One of the events that motivated me to start this blog was participating in the Great Canadian Shoreline Clean-Up. I have always wanted to join a group clean-up event with my daughter, but always seemed to miss them. This year, we were able to catch the tail-end of the event. Luckily, there was a site nearby, so we set off on the morning of September 25th to Taylor Creek Park, at Coxwell and O’Connor. Taylor Creek is a tributary of the city’s Don River, branching east from Don Mills along O’Connor and then southeast to the golf course at Victoria Park. It is a great spot for walking, and this was the first time we visited the park since moving into the area last year.
We met up with the organizers, who happened to be members of the Toronto Field Naturalists. We teamed up in pairs (three for us with my daughter), equipped with a garbage bag, a recycling bag, a box for sharp objects, working gloves, and a clipboard to tally the objects found. We decided what sections of the river we would tackle, and off we went.
I was not sure what to expect when we got to the river bank. I was kind of picturing a lot of water bottles, food wrappers and such. I was surprised by what we found. A lot of plastic bags. A lot.
And they weren’t floating around or washed up on shore for us to easily pick up. They were twisted and knotted in branches and the roots and trunks of trees everywhere. At times, they were tangled in branches many feet above the water, probably washed ashore during higher water levels in spring We spent a lot of time just picking away at the bags, giving up on some and some just disintegrated, becoming tiny bits that would float in the water and eventually be eaten by poor, unsuspecting fish.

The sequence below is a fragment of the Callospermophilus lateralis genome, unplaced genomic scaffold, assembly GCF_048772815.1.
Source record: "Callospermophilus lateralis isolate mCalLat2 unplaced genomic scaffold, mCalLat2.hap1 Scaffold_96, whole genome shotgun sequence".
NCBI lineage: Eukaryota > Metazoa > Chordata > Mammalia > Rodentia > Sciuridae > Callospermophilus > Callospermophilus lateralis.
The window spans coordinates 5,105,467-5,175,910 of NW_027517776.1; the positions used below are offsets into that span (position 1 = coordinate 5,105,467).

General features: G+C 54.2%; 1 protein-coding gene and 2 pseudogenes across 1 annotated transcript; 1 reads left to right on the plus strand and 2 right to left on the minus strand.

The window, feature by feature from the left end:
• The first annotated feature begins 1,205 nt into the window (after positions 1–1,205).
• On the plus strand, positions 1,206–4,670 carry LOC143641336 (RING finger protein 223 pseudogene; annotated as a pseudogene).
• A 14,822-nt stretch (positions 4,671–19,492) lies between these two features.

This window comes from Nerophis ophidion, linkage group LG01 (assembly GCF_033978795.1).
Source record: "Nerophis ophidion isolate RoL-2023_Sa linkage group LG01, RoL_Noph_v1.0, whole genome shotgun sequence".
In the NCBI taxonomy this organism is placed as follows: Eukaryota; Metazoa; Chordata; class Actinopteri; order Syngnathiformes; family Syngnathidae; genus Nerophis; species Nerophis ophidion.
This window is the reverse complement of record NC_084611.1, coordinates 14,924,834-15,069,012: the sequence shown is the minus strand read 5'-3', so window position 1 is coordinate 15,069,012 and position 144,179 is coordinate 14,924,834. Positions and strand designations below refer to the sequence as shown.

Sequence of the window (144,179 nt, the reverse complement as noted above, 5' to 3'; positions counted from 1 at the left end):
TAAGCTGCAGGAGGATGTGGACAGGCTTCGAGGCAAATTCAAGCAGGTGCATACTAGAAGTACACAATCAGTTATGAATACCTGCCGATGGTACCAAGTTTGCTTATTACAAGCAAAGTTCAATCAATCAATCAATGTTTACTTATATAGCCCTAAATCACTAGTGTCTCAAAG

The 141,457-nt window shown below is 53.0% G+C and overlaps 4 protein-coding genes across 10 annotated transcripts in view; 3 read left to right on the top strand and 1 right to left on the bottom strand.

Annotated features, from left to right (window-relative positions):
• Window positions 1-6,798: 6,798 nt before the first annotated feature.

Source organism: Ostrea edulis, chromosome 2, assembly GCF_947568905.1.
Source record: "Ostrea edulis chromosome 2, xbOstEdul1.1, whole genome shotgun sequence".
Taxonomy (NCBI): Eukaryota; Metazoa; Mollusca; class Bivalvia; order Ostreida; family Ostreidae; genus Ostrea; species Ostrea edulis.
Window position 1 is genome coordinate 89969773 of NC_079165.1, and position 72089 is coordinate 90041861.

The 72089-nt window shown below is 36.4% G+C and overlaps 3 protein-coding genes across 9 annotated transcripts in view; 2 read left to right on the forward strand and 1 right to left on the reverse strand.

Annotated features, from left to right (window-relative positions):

We didn’t find a lot of the garbage that one would find at the beach – water bottles, cigarette butts, food wrappers, etc. This was probably because Taylor Creek is a pretty quiet park. So it was obvious the plastic bags did not originate there. Seeing all those plastic bags I could really understand the message in the video, The Majestic Plastic Bag, and see how damaging a plastic bag can be. It can fly. It can float. It can travel great distances from it’s origin. And for all intents and purposes, it will break down, but never biodegrade, left forever to poison our fish.
I also found a lot of suspicious bags that had been knotted. You guessed it, poop and scoop bags. How ironic, that our poop and scoop laws designed to keep feces from contaminating our public spaces and water system, is actually also creating more pollution. Since this clean-up, I’ve been noticing discarded poop and scoop bags everywhere. Time for Toronto to rethink this bylaw. There are other municipalities that have more effective ways to deal with dog poop problems.
Being a small park, there were only about 8 volunteers at this site. In three hours, we didn’t even cover a kilometre of shoreline, that’s how much garbage there was. Next year, I want to inspire my high school students to join this event. Our youth need to see the reality of the problem of pollution for themselves, and our shorelines need all the help they can get.
I can’t express how saddened I was to see the sorry state of the river bank. Plastic has become a permanent part of its landscape.
I’ve listed local clean-up events under Environmental Action. Spring is coming. Find a local event and sign up for it. Or organize something in your area. Involve young people. Hopefully, t will inspire them, and us, to be more responsible.